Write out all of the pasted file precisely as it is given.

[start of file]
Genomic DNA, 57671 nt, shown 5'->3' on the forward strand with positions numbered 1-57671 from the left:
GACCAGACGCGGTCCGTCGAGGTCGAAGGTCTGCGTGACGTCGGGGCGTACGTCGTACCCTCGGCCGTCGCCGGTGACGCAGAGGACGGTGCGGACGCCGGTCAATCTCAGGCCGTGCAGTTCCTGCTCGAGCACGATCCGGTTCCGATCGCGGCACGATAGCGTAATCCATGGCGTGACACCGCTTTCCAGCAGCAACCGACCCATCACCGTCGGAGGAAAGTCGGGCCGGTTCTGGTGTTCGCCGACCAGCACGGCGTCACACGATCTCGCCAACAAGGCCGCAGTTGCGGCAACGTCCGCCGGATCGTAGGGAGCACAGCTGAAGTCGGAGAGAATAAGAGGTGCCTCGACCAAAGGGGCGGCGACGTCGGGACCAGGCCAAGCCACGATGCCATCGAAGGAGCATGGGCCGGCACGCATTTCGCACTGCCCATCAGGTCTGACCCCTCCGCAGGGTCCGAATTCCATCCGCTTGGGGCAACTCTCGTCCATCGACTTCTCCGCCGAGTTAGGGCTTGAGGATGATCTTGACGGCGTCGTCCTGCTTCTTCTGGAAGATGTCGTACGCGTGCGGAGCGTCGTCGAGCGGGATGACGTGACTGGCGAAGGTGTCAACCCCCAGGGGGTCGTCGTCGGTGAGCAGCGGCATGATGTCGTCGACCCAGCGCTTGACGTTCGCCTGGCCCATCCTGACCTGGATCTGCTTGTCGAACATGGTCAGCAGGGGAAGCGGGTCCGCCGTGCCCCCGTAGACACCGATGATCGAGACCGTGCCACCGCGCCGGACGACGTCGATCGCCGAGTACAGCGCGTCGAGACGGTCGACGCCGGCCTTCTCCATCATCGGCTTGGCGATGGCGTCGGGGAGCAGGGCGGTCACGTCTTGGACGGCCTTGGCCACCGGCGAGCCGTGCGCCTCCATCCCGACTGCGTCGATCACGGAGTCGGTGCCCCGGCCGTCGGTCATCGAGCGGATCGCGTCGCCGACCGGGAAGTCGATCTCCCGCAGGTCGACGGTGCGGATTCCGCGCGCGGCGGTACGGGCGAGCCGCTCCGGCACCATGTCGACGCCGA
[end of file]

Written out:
Genomic DNA, 57671 nt, shown 5'->3' on the forward strand with positions numbered 1-57671 from the left:
GACCAGACGCGGTCCGTCGAGGTCGAAGGTCTGCGTGACGTCGGGGCGTACGTCGTACCCTCGGCCGTCGCCGGTGACGCAGAGGACGGTGCGGACGCCGGTCAATCTCAGGCCGTGCAGTTCCTGCTCGAGCACGATCCGGTTCCGATCGCGGCACGATAGCGTAATCCATGGCGTGACACCGCTTTCCAGCAGCAACCGACCCATCACCGTCGGAGGAAAGTCGGGCCGGTTCTGGTGTTCGCCGACCAGCACGGCGTCACACGATCTCGCCAACAAGGCCGCAGTTGCGGCAACGTCCGCCGGATCGTAGGGAGCACAGCTGAAGTCGGAGAGAATAAGAGGTGCCTCGACCAAAGGGGCGGCGACGTCGGGACCAGGCCAAGCCACGATGCCATCGAAGGAGCATGGGCCGGCACGCATTTCGCACTGCCCATCAGGTCTGACCCCTCCGCAGGGTCCGAATTCCATCCGCTTGGGGCAACTCTCGTCCATCGACTTCTCCGCCGAGTTAGGGCTTGAGGATGATCTTGACGGCGTCGTCCTGCTTCTTCTGGAAGATGTCGTACGCGTGCGGAGCGTCGTCGAGCGGGATGACGTGACTGGCGAAGGTGTCAACCCCCAGGGGGTCGTCGTCGGTGAGCAGCGGCATGATGTCGTCGACCCAGCGCTTGACGTTCGCCTGGCCCATCCTGACCTGGATCTGCTTGTCGAACATGGTCAGCAGGGGAAGCGGGTCCGCCGTGCCCCCGTAGACACCGATGATCGAGACCGTGCCACCGCGCCGGACGACGTCGATCGCCGAGTACAGCGCGTCGAGACGGTCGACGCCGGCCTTCTCCATCATCGGCTTGGCGATGGCGTCGGGGAGCAGGGCGGTCACGTCTTGGACGGCCTTGGCCACCGGCGAGCCGTGCGCCTCCATCCCGACTGCGTCGATCACGGAGTCGGTGCCCCGGCCGTCGGTCATCGAGCGGATCGCGTCGCCGACCGGGAAGTCGATCTCCCGCAGGTCGACGGTGCGGATTCCGCGCGCGGCGGTACGGGCGAGCCGCTCCGGCACCATGTCGACGCCGA